Nearly nine million people entitled to national insurance benefits and war pensions will now be receiving increases in their benefits. In total these increases will cost an extra £227 million a year.
The rules governing the award and payment of pensions and benefits are complicated but the principles on which the scheme is based are simple. They are those laid down by Beveridge in 1942, and translated into a system of national insurance in 1946, and translated into a system of national insurance in 1946. Beveridge reasoned that the contingency against which we need to insure is inability to earn a living.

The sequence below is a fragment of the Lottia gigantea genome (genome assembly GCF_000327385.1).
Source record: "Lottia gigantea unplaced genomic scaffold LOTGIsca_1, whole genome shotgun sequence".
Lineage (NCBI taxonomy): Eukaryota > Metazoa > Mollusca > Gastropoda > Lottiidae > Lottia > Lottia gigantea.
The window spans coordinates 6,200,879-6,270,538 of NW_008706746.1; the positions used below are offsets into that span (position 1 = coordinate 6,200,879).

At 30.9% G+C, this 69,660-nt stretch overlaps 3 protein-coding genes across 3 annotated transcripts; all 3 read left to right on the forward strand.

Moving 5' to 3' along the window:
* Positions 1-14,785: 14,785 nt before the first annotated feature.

So long as we are fit and able to go to work, we can provide for our own requirements; but as soon as we become sick, or are unable to find work, or are too old to be expected to work, we are entitled to draw cash benefits. Hence the scheme provides sickness benefit and various other subsidiary benefits; the common factor in the award of these benefits is the absence or loss of earnings. There have been some departures from, and adaptations of this Beveridge principle but the essential features have been preserved.
AN INSURANCE SCHEME